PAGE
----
Textiles in Halifax Minster

While at Dean Clough last week I picked up information about the upcoming Halifax Heritage Festival. There were lots of interesting events and exhibitions and the first one I attended was an organ recital in Halifax minster. I arrived early to view the exhibition put on by the Piecemakers of Elland. The 21 individually designed panels reflect the mythology, folklore and distinctive features of the native trees of Great Britain as depicted in the Celtic Ogham, an ancient alphabet and calendar including trees such as the Oak, Apple, Willow and Ash.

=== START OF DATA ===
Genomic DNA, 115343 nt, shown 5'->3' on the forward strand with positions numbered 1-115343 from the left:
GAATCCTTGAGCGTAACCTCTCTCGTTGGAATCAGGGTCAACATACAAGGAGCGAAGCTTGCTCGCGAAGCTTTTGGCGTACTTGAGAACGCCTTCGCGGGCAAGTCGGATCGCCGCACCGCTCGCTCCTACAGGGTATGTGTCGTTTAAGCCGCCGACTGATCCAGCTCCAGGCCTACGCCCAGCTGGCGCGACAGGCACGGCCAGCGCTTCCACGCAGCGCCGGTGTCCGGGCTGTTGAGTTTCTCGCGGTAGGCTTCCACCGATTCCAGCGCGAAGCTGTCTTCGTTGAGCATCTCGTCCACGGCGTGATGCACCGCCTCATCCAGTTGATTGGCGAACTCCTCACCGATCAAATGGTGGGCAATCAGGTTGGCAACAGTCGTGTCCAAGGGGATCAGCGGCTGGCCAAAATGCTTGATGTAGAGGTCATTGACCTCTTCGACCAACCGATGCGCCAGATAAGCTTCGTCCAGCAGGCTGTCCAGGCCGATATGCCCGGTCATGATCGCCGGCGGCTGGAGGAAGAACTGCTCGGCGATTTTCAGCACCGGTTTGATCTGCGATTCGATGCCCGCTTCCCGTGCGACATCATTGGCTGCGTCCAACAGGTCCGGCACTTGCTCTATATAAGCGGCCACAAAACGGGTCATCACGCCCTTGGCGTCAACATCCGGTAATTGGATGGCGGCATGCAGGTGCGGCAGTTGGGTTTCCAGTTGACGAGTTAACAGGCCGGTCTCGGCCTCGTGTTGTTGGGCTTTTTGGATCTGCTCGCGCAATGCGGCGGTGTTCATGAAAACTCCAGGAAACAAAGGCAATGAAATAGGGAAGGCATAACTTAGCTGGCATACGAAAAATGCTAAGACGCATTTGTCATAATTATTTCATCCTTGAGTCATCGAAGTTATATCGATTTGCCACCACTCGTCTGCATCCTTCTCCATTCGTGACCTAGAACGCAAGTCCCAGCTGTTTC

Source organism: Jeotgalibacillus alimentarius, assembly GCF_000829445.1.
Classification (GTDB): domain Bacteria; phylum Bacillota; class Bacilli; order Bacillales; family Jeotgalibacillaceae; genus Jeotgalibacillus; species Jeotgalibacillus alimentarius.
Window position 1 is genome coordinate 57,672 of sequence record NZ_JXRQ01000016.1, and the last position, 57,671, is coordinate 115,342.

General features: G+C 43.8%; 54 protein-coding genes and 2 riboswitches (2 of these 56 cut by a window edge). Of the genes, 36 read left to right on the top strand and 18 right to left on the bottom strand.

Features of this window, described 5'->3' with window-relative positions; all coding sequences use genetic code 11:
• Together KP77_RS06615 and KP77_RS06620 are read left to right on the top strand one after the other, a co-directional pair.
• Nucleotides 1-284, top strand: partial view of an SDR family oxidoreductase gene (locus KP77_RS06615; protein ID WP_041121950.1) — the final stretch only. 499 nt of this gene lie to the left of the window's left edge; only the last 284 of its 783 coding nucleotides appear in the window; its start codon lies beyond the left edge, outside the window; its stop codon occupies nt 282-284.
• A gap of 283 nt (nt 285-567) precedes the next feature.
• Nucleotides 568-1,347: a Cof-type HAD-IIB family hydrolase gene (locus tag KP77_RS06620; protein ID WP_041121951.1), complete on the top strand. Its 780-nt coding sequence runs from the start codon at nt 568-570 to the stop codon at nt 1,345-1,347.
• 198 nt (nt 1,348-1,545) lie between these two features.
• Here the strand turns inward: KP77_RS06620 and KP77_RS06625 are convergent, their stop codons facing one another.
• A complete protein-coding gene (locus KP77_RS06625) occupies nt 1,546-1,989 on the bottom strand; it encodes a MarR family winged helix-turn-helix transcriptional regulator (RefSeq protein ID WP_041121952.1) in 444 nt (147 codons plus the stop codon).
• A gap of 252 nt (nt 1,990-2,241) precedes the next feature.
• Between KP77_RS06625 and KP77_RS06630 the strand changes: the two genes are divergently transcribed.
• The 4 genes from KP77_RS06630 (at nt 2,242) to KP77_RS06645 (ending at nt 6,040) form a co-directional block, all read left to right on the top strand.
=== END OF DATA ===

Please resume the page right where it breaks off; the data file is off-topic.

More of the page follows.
The Piecemakers Artistic Lead, Annie Lancaster said: “Each panel depicts one tree featuring the letter and number of the tree plus details relating to mythology, history, botany, pharmacology and religion of that tree and also highlights the importance of bees in pollination.” One panel was devoted to Heather so naturally that took a lot of my attention. The details of the workmanship and the creativity of the design of the panels was inspiring. I’ve been working on many of my own fabric panels during lockdown so it fascinating to see what other people have been working on.